How to Be a Rideshare Driver with No Car 

While it may seem like ridesharing is 100% out of the picture if you don’t own a car, the truth is – you have options.

To help meet the ever-growing demand for drivers, companies, including Lyft and Uber, have added methods for those without cars.

If you’re looking to get out on the road but don’t have a vehicle or even have the wrong kind of vehicle, this is everything you need to know. 

Vehicle Requirements for Rideshare Driving 

The big app-based rideshare companies have guidelines for driver’s vehicles. While it may seem counterintuitive, as getting more cars on the road is usually a priority for these companies, the last thing they want to do is put unsafe or impractical vehicles on the road. 

Generally, these guidelines are that any rideshare vehicle must have at least four doors and cannot be more than 15 years old.

A vehicle cannot have a salvage title or have been reconstructed or rebuilt. And a big one: companies like Uber blatantly say that there may not be any cosmetic damage on the vehicle, including missing pieces. 

Every rideshare driver must also provide insurance information to have their application approved. Failure to do so, or having an insurance policy on the car without your name on the policy can lead to application denial. 

So with these regulations in mind, what can you do when you don’t have a vehicle or don’t meet these guidelines? Below are a few recommendations. 

1. Rent a Car via a Rideshare Company

Generally, rental cars cannot be used unless they are rented through a partner of your chosen rideshare company. In the case of Lyft, the company partnered with Express Drive to get cars to drivers without another option. 

Lyft’s Express Drive Program

Lyft offers an online application to get the process started. Keep in mind you’ll need to meet the requirements and wait for your application to be processed.

The program relies on partnerships with Flexdrive and Hertz. Benefits of the program, as outlined by Lyft, include:

  • Flexible pricing plans – numerous plan types, including insurance, maintenance, and roadside assistance. 
  • No long-term contracts – seven-day rental intervals
  • Fuel-efficient, high-quality vehicles – options are all 2018 or newer and include hybrids and electric, depending on location. 

Uber’s Rental Program

Uber has created a car rental option that drivers can rely on. The program is marketed as a way for drivers to use an electric vehicle if their primary vehicle is not.

Rental partners include Hertz, Flux, Sally Avis, and more! For a complete list of partners, visit here. Benefits, as outlined by Uber, include: 

  • Flexible low-commitment rentals (no or low upfront costs and no long-term contracts)
  • Option of unlimited mileage, basic maintenance, and insurance.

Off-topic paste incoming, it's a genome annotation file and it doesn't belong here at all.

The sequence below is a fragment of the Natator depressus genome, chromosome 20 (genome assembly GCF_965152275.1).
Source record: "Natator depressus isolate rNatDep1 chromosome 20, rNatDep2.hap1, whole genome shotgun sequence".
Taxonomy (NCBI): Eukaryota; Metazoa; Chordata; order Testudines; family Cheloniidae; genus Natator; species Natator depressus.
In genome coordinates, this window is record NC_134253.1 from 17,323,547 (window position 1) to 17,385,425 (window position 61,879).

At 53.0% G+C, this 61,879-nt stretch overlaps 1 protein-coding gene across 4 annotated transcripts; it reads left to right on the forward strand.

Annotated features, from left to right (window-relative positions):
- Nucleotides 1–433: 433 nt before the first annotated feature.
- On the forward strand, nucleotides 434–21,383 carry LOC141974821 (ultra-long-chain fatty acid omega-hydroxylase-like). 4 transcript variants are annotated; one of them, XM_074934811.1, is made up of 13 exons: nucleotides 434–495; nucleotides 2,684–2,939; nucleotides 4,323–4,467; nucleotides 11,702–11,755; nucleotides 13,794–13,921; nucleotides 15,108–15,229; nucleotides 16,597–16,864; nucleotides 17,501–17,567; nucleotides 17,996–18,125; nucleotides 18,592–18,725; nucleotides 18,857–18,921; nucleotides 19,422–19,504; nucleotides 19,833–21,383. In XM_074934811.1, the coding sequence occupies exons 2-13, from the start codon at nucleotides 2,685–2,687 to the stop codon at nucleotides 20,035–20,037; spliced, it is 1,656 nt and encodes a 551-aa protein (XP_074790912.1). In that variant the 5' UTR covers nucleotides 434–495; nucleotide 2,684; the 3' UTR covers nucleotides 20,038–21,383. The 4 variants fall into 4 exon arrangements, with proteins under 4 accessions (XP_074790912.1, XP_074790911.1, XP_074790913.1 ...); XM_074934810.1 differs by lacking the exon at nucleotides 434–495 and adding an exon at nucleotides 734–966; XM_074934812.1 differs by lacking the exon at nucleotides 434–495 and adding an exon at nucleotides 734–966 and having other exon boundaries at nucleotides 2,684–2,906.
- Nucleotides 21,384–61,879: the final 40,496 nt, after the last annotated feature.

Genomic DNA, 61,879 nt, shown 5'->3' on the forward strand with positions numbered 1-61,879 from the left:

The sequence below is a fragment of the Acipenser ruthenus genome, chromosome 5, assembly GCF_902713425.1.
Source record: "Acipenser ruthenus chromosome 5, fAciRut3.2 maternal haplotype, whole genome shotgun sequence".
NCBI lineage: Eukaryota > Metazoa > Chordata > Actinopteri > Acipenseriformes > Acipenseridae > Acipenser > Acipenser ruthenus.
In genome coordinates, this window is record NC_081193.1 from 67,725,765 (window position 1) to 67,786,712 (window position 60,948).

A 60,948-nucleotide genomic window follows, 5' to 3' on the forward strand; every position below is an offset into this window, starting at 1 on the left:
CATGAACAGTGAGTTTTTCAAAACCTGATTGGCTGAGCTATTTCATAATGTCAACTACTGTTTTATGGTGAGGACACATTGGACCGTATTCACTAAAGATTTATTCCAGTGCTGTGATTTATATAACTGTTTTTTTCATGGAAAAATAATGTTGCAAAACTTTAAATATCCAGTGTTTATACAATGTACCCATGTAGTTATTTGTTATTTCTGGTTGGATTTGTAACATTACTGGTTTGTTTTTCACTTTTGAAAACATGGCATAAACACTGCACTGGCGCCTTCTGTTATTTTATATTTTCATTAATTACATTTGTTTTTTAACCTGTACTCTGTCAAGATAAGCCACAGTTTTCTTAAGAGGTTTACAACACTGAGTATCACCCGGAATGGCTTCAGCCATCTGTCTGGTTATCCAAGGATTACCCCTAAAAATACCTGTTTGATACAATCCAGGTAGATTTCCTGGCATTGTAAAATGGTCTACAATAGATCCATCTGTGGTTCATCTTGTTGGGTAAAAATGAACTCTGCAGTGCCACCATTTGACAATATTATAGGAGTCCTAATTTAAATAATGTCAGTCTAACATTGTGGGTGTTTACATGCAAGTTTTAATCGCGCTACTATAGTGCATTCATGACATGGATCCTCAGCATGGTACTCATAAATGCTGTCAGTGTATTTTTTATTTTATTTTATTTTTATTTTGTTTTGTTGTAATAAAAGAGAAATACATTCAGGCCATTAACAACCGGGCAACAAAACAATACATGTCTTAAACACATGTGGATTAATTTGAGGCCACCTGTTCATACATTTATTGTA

• Rental or weekly rental options 

Find out more information about Uber’s rental program and start your application here

2. Peer-to-Peer Rentals

Companies like HyreCar are designed to get cars to gig workers who don’t have another option. Plus, if you’re not looking to go through a lengthy leasing process, this can be a great choice.

Rather than renting a vehicle from a company with a lot full of cars, these peer-to-peer companies keep the exchange between those lending their car and those borrowing it. Benefits of working with HyreCar include:

  • Flexible rental times
  • Included commercial ride insurance 
  • Cross-platform work (an alternative to direct partnerships between rideshare and rental companies)
  • Integration of rental with rideshare profile 

Owners are referred to as autopreneurs and can help those who aren’t using their cars to generate passive income.

This process works similarly to companies like Airbnb, in which someone can rent out their home when not in use to keep income flowing. 

Read more about the HyreCar process to get started. 

3. Budget a Car

If you don’t want to put money into a rental car with nothing to show for it, purchasing a car may be a logical next step.

Purchasing a used car will be much more affordable than a new car, and you can factor the payments in to fit your rideshare profits.

For example, break down how many hours you would need to drive in order to make a car payment.

If your car payment is $200 a month and you make $20 per hour, that is 10 hours of work you’ll need to do in order to make the payment.

Spread over four weeks, that’s just 2.5 hours per week of work to afford that new car. While purchasing a car for ridesharing is not a reality for all, it may be something to consider in a pinch.

4. Opt for Delivery Instead

If you can’t get your hands on a vehicle, it may be time to reconsider your options. Not having a vehicle does not mean you cannot freelance at all.

Instead, you can choose a new approach, such as food or grocery delivery. 

Food delivery with companies like DoorDash is a great alternative to bring in money on your own accord with the help of a bike, scooter, or even walking!

Though, this option only works in specific scenarios and locations. For example, delivering without a car is easier, if not a better choice, in concentrated cities with heavy traffic.

And that’s simply because it’s easier to maneuver the less amount of space you take up. 

Not sure which is right for you? Compare food delivery and rideshare driving here

Final Thoughts 

If you’re looking to take on the gig economy but just don’t have a vehicle, there are options to get you there.

Whether you’re looking to pay an upfront fee to get it out of the way or you need small manageable payments to get started, there are options for making it work.

You might also consider alternative methods to gigging that don’t require you to own a vehicle or finance one. Instead, you can deliver with the tools you already have.

Before committing to any option, be sure to carefully consider what makes the most sense for your location and needs. 

Happy gigging!